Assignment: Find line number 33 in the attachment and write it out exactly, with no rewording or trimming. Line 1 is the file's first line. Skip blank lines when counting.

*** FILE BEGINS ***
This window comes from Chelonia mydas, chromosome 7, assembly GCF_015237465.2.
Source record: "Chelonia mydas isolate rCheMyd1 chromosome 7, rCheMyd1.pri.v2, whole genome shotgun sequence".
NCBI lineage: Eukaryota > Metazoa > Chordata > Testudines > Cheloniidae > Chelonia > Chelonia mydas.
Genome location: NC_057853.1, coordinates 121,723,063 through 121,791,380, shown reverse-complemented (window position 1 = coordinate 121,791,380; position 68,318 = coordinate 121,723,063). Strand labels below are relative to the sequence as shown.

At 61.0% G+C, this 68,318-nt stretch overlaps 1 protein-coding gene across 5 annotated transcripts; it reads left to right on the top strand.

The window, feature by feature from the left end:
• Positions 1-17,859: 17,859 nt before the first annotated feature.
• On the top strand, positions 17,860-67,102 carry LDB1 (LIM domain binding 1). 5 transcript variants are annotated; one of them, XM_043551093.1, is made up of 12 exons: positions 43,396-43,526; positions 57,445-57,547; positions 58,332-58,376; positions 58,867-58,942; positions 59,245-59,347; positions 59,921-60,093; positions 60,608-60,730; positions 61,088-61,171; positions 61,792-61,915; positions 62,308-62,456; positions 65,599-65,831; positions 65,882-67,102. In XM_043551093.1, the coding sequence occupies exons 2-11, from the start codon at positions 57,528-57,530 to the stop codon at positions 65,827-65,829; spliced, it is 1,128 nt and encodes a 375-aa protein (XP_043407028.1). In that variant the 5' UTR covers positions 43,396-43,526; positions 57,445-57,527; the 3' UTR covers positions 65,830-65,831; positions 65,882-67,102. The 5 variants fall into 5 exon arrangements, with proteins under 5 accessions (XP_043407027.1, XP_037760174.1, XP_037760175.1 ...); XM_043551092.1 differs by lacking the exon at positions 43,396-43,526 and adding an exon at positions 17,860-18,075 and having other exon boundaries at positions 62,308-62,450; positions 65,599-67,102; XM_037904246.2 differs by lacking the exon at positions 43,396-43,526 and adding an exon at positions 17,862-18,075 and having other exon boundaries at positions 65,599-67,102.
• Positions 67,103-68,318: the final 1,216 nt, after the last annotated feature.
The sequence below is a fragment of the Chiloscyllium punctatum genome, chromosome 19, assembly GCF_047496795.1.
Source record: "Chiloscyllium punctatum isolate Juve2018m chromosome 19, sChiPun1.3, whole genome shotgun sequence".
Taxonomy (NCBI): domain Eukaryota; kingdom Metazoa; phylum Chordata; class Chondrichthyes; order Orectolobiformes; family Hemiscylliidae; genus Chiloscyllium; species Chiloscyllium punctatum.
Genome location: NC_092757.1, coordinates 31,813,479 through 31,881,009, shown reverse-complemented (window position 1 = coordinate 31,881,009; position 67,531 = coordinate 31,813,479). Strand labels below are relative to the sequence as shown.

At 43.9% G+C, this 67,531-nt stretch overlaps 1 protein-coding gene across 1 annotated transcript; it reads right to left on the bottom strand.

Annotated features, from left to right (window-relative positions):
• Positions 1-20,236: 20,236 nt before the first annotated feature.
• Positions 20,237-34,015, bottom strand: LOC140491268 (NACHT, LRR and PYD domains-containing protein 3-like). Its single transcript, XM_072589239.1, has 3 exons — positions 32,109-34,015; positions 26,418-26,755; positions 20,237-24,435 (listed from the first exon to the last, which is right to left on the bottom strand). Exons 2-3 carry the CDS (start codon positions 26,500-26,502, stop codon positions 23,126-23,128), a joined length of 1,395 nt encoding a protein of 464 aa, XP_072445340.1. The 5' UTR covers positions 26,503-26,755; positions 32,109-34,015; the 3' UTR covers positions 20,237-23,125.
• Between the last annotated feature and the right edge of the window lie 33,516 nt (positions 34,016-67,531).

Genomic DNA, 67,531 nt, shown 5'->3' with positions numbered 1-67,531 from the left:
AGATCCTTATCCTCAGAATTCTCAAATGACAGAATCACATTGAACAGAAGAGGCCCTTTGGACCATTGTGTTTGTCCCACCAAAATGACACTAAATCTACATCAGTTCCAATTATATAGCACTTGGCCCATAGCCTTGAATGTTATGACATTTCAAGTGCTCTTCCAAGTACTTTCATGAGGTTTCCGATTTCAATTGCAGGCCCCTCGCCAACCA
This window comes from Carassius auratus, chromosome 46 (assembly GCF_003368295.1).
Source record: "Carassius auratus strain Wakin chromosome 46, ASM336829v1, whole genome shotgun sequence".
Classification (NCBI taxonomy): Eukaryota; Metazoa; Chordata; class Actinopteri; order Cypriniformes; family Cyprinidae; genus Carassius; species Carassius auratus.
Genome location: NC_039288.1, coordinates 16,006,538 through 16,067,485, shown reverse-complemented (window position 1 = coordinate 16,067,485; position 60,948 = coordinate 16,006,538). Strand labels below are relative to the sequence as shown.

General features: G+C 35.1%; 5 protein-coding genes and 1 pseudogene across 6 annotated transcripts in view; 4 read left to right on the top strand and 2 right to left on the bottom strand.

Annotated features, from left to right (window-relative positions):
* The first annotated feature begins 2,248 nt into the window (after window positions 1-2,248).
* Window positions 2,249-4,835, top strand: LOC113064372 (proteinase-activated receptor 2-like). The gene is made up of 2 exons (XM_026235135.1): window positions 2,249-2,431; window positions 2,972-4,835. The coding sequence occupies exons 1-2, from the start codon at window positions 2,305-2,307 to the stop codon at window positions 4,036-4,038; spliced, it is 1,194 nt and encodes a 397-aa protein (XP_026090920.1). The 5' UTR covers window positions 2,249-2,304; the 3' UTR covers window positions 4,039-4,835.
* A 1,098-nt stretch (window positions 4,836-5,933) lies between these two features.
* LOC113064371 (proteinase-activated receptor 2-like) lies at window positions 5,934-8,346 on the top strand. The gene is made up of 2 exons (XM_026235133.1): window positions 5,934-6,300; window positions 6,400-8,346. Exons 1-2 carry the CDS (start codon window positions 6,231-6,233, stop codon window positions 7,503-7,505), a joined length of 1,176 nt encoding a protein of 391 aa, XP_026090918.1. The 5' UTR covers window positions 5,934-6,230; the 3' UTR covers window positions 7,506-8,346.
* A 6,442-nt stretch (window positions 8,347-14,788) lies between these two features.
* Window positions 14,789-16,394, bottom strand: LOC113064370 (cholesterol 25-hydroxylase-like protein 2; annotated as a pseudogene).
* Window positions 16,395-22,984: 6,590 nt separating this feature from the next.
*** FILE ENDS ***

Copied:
* Window positions 16,395-22,984: 6,590 nt separating this feature from the next.